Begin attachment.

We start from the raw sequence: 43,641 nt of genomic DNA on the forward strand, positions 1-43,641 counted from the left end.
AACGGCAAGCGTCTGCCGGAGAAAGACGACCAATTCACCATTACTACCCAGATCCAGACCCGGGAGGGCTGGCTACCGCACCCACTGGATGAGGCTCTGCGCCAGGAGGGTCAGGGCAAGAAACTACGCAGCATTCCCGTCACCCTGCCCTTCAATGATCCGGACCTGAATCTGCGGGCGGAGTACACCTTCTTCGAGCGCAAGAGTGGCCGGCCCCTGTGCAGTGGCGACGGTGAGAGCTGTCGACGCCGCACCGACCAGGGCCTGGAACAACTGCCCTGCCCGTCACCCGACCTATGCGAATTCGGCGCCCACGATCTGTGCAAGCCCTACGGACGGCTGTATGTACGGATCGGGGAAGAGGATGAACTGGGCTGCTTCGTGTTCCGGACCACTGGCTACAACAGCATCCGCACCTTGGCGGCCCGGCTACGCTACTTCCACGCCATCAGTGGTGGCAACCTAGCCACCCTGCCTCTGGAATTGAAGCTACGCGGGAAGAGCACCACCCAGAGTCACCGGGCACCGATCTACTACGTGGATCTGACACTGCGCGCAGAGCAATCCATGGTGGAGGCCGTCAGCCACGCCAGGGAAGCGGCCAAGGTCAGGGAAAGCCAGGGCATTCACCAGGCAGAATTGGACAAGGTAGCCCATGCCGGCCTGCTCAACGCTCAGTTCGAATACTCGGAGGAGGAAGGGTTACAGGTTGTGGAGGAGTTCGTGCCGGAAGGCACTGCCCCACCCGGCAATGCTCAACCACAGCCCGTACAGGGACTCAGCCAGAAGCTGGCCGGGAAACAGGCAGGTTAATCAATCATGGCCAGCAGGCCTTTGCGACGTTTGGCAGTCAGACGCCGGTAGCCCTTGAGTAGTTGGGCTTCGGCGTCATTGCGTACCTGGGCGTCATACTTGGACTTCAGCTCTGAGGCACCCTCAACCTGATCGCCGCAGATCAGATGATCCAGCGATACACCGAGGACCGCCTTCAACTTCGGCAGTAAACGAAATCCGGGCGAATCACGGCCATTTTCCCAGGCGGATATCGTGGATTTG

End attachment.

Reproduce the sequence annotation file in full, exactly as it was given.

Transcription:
We start from the raw sequence: 43,641 nt of genomic DNA on the forward strand, positions 1-43,641 counted from the left end.
AACGGCAAGCGTCTGCCGGAGAAAGACGACCAATTCACCATTACTACCCAGATCCAGACCCGGGAGGGCTGGCTACCGCACCCACTGGATGAGGCTCTGCGCCAGGAGGGTCAGGGCAAGAAACTACGCAGCATTCCCGTCACCCTGCCCTTCAATGATCCGGACCTGAATCTGCGGGCGGAGTACACCTTCTTCGAGCGCAAGAGTGGCCGGCCCCTGTGCAGTGGCGACGGTGAGAGCTGTCGACGCCGCACCGACCAGGGCCTGGAACAACTGCCCTGCCCGTCACCCGACCTATGCGAATTCGGCGCCCACGATCTGTGCAAGCCCTACGGACGGCTGTATGTACGGATCGGGGAAGAGGATGAACTGGGCTGCTTCGTGTTCCGGACCACTGGCTACAACAGCATCCGCACCTTGGCGGCCCGGCTACGCTACTTCCACGCCATCAGTGGTGGCAACCTAGCCACCCTGCCTCTGGAATTGAAGCTACGCGGGAAGAGCACCACCCAGAGTCACCGGGCACCGATCTACTACGTGGATCTGACACTGCGCGCAGAGCAATCCATGGTGGAGGCCGTCAGCCACGCCAGGGAAGCGGCCAAGGTCAGGGAAAGCCAGGGCATTCACCAGGCAGAATTGGACAAGGTAGCCCATGCCGGCCTGCTCAACGCTCAGTTCGAATACTCGGAGGAGGAAGGGTTACAGGTTGTGGAGGAGTTCGTGCCGGAAGGCACTGCCCCACCCGGCAATGCTCAACCACAGCCCGTACAGGGACTCAGCCAGAAGCTGGCCGGGAAACAGGCAGGTTAATCAATCATGGCCAGCAGGCCTTTGCGACGTTTGGCAGTCAGACGCCGGTAGCCCTTGAGTAGTTGGGCTTCGGCGTCATTGCGTACCTGGGCGTCATACTTGGACTTCAGCTCTGAGGCACCCTCAACCTGATCGCCGCAGATCAGATGATCCAGCGATACACCGAGGACCGCCTTCAACTTCGGCAGTAAACGAAATCCGGGCGAATCACGGCCATTTTCCCAGGCGGATATCGTGGATTTG